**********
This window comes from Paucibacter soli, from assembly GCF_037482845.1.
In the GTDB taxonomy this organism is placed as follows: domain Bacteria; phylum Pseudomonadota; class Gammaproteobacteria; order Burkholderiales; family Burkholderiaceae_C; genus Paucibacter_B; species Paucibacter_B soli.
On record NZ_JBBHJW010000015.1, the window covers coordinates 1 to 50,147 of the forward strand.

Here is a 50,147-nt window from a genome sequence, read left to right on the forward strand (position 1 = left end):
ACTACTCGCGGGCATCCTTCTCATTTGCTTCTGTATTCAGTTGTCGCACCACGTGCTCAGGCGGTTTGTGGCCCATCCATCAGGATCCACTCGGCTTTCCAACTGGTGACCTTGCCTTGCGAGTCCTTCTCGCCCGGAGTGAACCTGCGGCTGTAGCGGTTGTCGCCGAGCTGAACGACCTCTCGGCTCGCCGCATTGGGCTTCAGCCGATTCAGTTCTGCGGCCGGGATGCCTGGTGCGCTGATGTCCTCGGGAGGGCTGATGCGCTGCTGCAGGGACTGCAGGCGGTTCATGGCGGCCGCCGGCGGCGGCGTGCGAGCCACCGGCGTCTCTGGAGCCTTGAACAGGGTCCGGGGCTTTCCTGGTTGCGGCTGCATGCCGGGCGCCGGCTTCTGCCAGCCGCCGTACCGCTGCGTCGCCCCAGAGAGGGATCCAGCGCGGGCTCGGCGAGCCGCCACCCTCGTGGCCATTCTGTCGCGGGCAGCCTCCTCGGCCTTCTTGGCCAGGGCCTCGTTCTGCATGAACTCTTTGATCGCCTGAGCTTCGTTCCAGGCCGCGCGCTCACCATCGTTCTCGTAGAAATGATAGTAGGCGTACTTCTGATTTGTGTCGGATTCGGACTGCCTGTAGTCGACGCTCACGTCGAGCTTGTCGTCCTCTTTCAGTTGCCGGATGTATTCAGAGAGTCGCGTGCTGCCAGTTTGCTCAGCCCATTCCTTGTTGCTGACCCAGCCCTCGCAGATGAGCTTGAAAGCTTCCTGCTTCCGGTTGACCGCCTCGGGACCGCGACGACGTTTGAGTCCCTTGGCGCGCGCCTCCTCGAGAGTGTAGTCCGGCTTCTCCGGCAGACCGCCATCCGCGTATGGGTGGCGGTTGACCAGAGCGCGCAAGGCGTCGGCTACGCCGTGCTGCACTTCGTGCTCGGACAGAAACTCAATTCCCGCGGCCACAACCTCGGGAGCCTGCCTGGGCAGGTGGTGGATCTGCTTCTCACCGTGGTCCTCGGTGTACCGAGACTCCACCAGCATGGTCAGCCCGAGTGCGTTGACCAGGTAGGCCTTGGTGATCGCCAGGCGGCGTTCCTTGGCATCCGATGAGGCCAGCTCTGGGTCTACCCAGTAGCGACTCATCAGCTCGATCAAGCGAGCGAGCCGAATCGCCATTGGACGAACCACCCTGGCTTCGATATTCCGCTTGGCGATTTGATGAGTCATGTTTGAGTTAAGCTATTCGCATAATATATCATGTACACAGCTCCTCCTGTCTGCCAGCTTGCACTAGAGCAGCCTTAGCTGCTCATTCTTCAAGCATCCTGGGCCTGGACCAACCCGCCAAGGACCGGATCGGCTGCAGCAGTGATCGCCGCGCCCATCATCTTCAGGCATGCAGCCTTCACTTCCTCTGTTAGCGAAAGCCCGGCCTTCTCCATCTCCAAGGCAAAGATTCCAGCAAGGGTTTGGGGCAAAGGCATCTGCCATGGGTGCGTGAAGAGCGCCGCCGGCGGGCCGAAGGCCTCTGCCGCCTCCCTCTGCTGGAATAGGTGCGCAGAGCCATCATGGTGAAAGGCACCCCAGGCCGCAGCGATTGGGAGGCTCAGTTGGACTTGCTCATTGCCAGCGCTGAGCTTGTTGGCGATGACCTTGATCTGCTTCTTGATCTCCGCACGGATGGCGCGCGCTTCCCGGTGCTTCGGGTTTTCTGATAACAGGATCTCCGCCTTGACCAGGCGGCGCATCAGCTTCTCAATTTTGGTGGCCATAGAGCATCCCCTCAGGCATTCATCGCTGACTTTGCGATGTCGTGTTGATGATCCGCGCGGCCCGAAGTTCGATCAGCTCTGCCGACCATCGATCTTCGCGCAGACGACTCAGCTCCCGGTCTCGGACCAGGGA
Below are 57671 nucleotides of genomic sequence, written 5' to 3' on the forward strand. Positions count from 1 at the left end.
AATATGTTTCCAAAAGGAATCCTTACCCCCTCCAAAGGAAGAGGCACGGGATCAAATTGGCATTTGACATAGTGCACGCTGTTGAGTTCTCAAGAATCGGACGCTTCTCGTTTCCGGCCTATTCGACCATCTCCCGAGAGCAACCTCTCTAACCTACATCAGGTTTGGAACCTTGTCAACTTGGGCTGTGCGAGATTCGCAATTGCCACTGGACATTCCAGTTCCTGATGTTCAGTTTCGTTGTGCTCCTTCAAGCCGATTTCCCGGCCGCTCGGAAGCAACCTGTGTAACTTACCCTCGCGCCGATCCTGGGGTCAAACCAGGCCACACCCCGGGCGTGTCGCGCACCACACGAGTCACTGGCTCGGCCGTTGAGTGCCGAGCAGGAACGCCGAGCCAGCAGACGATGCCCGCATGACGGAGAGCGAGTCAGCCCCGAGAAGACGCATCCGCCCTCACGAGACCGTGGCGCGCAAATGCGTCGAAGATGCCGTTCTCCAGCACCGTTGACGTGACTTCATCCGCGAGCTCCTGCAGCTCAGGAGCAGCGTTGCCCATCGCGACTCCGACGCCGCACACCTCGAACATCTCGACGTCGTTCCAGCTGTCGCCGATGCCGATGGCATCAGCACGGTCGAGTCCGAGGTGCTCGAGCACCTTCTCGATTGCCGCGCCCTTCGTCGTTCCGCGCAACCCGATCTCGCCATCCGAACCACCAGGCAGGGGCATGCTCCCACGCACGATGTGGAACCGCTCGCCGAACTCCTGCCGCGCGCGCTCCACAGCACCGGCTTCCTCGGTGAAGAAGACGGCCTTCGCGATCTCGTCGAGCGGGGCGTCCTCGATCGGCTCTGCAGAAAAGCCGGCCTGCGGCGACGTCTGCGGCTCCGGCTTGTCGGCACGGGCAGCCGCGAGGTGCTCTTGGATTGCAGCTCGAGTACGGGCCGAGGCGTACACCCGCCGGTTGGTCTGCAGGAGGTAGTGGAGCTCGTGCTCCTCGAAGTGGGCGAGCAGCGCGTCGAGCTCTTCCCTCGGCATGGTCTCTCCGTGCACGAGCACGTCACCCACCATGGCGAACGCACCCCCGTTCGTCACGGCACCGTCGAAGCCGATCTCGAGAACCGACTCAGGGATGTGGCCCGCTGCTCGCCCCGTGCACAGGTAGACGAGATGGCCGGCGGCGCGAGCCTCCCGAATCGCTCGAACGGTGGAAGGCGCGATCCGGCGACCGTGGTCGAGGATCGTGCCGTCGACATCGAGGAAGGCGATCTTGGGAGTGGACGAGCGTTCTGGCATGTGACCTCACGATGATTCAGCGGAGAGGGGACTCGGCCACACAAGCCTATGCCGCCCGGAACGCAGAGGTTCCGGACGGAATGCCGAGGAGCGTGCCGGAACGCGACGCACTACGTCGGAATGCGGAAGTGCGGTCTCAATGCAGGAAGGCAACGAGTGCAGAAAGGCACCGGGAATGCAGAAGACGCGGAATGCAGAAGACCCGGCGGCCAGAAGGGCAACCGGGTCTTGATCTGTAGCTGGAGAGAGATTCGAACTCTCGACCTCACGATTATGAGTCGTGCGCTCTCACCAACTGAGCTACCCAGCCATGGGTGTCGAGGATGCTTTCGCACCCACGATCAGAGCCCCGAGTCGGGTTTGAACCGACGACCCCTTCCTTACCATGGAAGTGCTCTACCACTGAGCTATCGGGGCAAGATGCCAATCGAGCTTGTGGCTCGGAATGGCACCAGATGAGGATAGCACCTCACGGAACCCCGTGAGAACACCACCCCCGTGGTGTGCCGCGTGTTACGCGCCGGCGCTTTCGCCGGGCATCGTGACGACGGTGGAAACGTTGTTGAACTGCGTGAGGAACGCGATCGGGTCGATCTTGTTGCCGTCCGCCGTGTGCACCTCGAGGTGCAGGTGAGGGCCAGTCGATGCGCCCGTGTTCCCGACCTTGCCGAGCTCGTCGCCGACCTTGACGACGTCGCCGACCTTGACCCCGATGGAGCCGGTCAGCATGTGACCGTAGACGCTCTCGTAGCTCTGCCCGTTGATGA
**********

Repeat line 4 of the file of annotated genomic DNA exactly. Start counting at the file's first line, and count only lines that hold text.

Here is a 50,147-nt window from a genome sequence, read left to right on the forward strand (position 1 = left end):